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History of Colonial Heights

Built in 1910 as "Sacramento's Ideal Subdivision" the grand opening flyer boasts a 17-minute commute to 8th and J Streets, pure water from artesian wells in Oak Park and large acre-sized lots. There was even a contest to name the neighborhood with the winner receiving a free lot! The original neighborhood was set to have nine parks and free life insurance. 

Wesley United Methodist Church built their house of worship on 15th Avenue, previously named Vina Vista. The church social hall stands to this day and was home to a basketball team and many neighborhood events.

The original Fransinetti's restaurant was at the corner of Stockton and San Francisco Boulevard, back when the Central California Traction Company trolley car ran from the neighborhood to downtown. 

"Someday Colonial Heights may exist only as a memory in the minds of those who have lived there long enough to remember when it was a separate community and not a part of greater South Sacramento. Or it might become a section of Sacramento itself, enjoying the benefits of city government, and carrying the load of city taxation. Or it might burst forth in a fever of organization and activity and become the city of Colonial Heights, casting off its status as a suburb just outside the city limits." 

The Sacramento Union - Sunday Morning - October  1942 - Boruff Smith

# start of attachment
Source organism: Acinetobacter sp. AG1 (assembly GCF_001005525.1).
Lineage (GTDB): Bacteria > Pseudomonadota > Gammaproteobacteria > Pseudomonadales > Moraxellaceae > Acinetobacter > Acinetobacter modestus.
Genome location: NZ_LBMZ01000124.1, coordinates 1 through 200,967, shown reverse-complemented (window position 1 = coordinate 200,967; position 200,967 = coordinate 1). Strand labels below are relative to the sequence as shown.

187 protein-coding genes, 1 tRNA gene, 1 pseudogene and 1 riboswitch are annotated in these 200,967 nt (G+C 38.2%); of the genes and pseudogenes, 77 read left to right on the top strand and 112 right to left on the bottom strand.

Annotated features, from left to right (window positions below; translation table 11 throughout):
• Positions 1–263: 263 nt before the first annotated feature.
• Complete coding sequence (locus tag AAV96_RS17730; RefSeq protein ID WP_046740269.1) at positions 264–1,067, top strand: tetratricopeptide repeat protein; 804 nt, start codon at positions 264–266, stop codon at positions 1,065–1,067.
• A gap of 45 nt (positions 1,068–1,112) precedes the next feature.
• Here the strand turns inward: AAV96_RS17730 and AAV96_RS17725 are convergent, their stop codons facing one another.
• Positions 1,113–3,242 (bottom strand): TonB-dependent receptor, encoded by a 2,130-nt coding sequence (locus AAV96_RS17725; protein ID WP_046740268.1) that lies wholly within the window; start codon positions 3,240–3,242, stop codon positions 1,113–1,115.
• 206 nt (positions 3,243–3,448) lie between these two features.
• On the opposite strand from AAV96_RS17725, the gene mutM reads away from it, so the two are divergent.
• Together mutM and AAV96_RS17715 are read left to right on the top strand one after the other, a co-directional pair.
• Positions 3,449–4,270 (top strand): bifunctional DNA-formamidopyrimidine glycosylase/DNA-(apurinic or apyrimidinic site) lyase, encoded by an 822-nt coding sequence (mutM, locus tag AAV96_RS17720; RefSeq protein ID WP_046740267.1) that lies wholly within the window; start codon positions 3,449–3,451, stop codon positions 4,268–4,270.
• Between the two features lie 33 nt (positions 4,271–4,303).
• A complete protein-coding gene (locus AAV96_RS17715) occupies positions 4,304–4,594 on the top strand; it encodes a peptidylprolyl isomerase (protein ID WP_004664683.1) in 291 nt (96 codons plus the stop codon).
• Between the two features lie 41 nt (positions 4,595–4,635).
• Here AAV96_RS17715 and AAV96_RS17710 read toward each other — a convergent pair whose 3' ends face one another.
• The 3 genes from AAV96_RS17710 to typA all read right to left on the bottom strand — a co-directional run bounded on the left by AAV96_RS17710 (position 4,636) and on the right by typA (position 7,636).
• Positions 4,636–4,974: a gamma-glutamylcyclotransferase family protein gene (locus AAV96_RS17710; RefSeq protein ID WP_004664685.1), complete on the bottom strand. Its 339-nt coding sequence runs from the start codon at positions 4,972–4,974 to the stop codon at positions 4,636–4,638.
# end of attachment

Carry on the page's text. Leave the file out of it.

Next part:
Colonial Heights was founded in 1910 as Sacramento's ideal subdivision. Now made up of about 700 homes, the diverse neighborhood encompasses the space between Stockton Boulevard, 14th Avenue, 22nd Avenue, and 58th Street. 

From the Press


"The Heights" seem very quiet with a kind of solid homeyness... Many of the residents, old and new feel the same way. It is like a small, friendly town in the midst of a large city.

Sacramento Union - September 13, 1959


Colonial Park, which is situated in the center of the tract is as large as the City Plaza. This, together with the nine other parks will be planted with trees and beautiful flowers, and palm and pepper trees will be planted in front of every lot.

Images of America - Sacramento's Elmhurst, Tahoe Park and Colonial Heights - 2008


San Francisco not the sort of street one might normally notice or to which one may pay special attention. It is easier to pass it by, as one of innumerable side streets that intersect with a major arterial, Stockton Boulevard. However, its shape is different from that of other streets, and to people constantly on the alert for unique street designs it might stand out.

Journal of Urban Design, Vol. 5, No. 1, 3-18, 2000
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